Civic Action for Security and Environment (CASE) is a small grants programme which supports civil society organizations in addressing environment and security challenges, in co-operation with their governments.
Inspired by the OSCE Strategy Document for the Economic and Environmental Dimension (Maastricht Strategy) and the 2007 Madrid Ministerial Declaration on Environment and Security, both of which highlighted the role of civil society in achieving sustainable development, CASE was launched in late 2009 in Armenia and Azerbaijan and subsequently extended to Tajikistan. A first batch of 15 projects supported by CASE small grants has already commenced in Armenia and Azerbaijan. Additional sets of small grant-financed projects will be phased in in all three countries throughout 2010.
The launching of CASE under the umbrella of the Environment and Security Initiative (ENVSEC) signified a major step for the OSCE and its partners, offering them the means to bring a civil society perspective to the field of environment and security.
At the heart of CASE is an effort to strengthen the capacity of civil society organizations to respond to the environment and security challenges facing their countries, and to participate in environmental governance, which in turn contributes to increased public awareness on environmental issues.
In CASE, civil society has a voice throughout programming, project development, and project implementation. Thematic priorities for CASE small grants are established through a participatory process at the national level, where - together with the respective governments and OSCE experts - civil society representatives draft the CASE country strategies. Civil society representatives, serving on their country's CASE National Screening Board, evaluate and select NGO projects for CASE support through small grants. And, of course, civil society organizations apply for small grants for their own environment and security projects. This set-up makes for a tailored approach, strong local ownership, and high visibility of the CASE initiative. Early experience suggests that CASE resonates strongly with civil society organizations on the ground.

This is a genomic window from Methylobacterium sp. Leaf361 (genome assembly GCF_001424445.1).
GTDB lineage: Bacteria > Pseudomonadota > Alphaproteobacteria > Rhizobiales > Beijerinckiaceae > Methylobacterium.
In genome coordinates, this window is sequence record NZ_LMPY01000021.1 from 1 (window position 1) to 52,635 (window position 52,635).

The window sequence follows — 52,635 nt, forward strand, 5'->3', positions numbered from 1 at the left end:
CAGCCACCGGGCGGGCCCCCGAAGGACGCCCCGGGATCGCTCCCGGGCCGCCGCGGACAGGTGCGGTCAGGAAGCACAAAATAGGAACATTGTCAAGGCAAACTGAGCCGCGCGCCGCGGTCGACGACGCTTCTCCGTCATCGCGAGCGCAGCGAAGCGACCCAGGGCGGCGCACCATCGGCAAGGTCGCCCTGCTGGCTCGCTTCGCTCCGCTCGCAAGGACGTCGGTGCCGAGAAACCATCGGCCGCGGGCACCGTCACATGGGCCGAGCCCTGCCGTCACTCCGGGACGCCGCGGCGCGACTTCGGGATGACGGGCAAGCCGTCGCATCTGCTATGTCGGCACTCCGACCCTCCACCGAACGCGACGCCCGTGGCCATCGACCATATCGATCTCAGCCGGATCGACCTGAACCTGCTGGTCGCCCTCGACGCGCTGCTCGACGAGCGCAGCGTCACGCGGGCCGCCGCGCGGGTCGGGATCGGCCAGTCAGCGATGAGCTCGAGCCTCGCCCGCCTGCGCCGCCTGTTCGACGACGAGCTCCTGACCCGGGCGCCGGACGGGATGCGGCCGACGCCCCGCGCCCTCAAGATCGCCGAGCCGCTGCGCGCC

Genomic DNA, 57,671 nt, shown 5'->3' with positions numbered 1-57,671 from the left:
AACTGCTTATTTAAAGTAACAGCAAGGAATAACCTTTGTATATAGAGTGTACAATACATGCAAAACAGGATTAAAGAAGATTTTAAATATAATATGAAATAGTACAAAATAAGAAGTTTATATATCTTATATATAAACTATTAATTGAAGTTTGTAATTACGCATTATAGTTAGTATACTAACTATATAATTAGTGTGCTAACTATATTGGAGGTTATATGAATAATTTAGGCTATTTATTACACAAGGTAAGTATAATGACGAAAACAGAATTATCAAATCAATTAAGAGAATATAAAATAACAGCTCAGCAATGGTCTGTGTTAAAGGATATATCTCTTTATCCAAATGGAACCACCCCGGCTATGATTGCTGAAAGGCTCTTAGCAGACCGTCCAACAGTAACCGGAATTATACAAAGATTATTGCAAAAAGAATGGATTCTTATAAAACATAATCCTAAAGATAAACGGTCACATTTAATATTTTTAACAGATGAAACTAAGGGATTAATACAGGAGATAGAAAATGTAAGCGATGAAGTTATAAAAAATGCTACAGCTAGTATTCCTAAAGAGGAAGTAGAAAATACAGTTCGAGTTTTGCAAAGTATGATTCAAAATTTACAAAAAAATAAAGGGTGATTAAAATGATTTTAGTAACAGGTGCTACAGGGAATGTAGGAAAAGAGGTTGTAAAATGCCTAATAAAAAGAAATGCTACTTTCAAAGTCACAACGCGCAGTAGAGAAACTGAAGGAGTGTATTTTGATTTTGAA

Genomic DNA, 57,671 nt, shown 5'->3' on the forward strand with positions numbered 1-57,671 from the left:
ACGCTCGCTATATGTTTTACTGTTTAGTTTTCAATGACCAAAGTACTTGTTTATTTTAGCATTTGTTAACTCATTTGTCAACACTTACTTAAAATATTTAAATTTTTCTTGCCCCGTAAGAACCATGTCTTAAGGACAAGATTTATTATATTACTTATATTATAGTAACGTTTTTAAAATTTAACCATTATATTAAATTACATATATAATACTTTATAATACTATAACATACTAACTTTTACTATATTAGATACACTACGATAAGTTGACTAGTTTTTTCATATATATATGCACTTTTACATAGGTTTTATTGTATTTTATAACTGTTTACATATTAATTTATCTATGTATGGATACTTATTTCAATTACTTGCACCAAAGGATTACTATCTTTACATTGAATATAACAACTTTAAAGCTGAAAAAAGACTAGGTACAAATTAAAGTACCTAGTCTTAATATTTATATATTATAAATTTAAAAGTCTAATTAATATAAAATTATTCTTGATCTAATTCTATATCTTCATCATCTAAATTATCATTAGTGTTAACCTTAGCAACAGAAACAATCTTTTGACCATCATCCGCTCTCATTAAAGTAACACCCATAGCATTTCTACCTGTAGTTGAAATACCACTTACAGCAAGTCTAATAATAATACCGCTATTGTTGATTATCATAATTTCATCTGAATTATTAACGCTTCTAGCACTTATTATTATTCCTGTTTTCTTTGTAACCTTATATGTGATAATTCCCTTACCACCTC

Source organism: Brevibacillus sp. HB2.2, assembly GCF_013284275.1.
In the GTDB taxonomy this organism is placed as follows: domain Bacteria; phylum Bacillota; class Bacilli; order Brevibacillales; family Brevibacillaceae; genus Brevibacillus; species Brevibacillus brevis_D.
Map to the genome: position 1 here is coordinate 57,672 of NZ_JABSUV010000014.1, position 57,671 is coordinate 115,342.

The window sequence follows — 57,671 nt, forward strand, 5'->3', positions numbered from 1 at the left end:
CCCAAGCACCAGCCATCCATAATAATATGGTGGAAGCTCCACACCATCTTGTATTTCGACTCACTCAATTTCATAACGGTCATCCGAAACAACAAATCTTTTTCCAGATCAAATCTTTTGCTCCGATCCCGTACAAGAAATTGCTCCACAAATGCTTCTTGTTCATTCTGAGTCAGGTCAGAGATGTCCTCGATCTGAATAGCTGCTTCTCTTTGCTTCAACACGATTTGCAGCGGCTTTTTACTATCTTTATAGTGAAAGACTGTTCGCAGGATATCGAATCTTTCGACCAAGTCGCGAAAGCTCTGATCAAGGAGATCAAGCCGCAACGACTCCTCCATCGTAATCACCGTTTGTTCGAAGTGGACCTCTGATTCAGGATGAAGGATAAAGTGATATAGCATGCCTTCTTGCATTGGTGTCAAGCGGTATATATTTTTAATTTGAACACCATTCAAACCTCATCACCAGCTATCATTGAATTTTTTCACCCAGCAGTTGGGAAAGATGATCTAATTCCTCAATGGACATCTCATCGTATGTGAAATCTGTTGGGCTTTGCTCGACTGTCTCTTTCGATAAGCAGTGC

In preparation and implementation of their projects, civil society organizations are supported by the CASE country teams at the OSCE field presences. In the implementation of CASE, the OSCE field presences co-operate closely with the countries' Aarhus Centres.
CASE shares fundamental goals and values with the Aarhus Centres initiative. Both work for increased public awareness on environment and security issues, and both seek to improve environmental governance through wider public participation. On a practical level, the civil society networks that the Aarhus Centres maintain are instrumental in informing the public about CASE and CASE projects, and provide a link for CASE to reach out to the NGO community. The benefits from this co-operation flow both ways, since the civil society capacity built and the environmental awareness raised through CASE reinforces the Aarhus Centres' work.